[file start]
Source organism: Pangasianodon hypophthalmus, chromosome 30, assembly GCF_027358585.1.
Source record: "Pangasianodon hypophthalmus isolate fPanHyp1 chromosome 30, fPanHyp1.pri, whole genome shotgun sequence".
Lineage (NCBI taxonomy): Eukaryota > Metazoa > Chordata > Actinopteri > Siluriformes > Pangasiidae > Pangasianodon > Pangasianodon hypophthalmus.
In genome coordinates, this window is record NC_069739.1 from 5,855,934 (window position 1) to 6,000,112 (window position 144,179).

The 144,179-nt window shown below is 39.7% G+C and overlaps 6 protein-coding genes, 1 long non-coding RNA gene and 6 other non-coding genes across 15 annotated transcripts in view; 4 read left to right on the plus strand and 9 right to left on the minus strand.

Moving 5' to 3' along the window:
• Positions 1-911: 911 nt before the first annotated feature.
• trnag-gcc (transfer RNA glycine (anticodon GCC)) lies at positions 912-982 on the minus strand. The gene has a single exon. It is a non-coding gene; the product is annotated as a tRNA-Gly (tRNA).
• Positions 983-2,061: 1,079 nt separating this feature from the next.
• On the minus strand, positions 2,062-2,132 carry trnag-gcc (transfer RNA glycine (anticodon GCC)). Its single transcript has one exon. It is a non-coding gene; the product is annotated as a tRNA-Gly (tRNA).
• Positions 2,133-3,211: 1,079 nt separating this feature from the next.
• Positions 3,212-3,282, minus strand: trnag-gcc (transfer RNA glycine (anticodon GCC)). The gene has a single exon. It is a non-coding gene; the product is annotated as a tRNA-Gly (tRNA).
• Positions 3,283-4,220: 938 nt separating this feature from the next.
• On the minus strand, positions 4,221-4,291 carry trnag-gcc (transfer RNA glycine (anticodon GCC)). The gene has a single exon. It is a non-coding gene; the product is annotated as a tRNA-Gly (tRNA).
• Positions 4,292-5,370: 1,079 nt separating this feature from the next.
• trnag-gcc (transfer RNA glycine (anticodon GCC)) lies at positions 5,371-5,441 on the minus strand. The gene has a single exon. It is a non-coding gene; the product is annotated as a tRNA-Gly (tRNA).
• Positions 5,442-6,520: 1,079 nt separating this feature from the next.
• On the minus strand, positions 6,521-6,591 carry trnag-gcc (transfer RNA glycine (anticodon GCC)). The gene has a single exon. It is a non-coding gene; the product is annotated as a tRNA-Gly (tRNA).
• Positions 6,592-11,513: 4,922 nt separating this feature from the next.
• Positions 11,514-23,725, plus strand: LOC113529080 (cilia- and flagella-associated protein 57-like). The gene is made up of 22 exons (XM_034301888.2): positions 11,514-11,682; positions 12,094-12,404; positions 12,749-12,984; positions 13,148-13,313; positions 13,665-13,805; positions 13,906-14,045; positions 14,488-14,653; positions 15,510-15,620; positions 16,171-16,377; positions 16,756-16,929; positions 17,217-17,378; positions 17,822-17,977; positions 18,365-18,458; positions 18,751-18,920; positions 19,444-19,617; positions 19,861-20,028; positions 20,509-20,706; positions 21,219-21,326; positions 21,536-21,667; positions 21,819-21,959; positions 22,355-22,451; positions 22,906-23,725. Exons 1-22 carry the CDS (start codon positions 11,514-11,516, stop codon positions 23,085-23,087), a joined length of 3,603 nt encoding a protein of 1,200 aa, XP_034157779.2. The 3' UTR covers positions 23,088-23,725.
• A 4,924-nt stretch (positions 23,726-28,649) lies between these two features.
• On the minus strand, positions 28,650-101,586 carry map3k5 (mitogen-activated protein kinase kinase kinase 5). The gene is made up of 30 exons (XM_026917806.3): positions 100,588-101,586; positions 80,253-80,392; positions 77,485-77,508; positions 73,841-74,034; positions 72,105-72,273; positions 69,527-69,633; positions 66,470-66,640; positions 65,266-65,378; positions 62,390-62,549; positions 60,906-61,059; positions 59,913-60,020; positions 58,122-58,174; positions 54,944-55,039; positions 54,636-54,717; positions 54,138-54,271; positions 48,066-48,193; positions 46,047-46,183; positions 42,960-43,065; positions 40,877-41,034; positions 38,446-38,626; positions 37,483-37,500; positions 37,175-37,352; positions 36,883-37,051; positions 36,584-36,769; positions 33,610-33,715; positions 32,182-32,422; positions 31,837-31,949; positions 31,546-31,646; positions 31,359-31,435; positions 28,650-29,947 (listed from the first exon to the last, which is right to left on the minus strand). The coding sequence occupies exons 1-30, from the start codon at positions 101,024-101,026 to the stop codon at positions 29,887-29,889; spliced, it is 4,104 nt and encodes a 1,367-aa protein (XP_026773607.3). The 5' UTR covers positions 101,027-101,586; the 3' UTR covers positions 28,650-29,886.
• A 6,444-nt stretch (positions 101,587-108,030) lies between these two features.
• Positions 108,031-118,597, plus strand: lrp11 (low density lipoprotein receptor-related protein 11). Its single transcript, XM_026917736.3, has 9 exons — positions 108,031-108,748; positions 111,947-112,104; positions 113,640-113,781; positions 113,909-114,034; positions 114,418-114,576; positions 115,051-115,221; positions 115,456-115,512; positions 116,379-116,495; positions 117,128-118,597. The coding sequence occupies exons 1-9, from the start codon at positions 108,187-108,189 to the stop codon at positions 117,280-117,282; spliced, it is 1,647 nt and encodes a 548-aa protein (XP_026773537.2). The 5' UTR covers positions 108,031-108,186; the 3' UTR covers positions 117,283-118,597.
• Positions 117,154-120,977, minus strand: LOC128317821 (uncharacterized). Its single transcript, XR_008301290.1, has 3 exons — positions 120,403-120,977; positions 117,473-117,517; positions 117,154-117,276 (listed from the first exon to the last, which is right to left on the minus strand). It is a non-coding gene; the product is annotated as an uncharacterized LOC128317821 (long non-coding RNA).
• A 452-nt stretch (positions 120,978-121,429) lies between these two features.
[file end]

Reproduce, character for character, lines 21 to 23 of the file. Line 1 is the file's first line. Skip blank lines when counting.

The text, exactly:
• A 4,924-nt stretch (positions 23,726-28,649) lies between these two features.
• On the minus strand, positions 28,650-101,586 carry map3k5 (mitogen-activated protein kinase kinase kinase 5). The gene is made up of 30 exons (XM_026917806.3): positions 100,588-101,586; positions 80,253-80,392; positions 77,485-77,508; positions 73,841-74,034; positions 72,105-72,273; positions 69,527-69,633; positions 66,470-66,640; positions 65,266-65,378; positions 62,390-62,549; positions 60,906-61,059; positions 59,913-60,020; positions 58,122-58,174; positions 54,944-55,039; positions 54,636-54,717; positions 54,138-54,271; positions 48,066-48,193; positions 46,047-46,183; positions 42,960-43,065; positions 40,877-41,034; positions 38,446-38,626; positions 37,483-37,500; positions 37,175-37,352; positions 36,883-37,051; positions 36,584-36,769; positions 33,610-33,715; positions 32,182-32,422; positions 31,837-31,949; positions 31,546-31,646; positions 31,359-31,435; positions 28,650-29,947 (listed from the first exon to the last, which is right to left on the minus strand). The coding sequence occupies exons 1-30, from the start codon at positions 101,024-101,026 to the stop codon at positions 29,887-29,889; spliced, it is 4,104 nt and encodes a 1,367-aa protein (XP_026773607.3). The 5' UTR covers positions 101,027-101,586; the 3' UTR covers positions 28,650-29,886.
• A 6,444-nt stretch (positions 101,587-108,030) lies between these two features.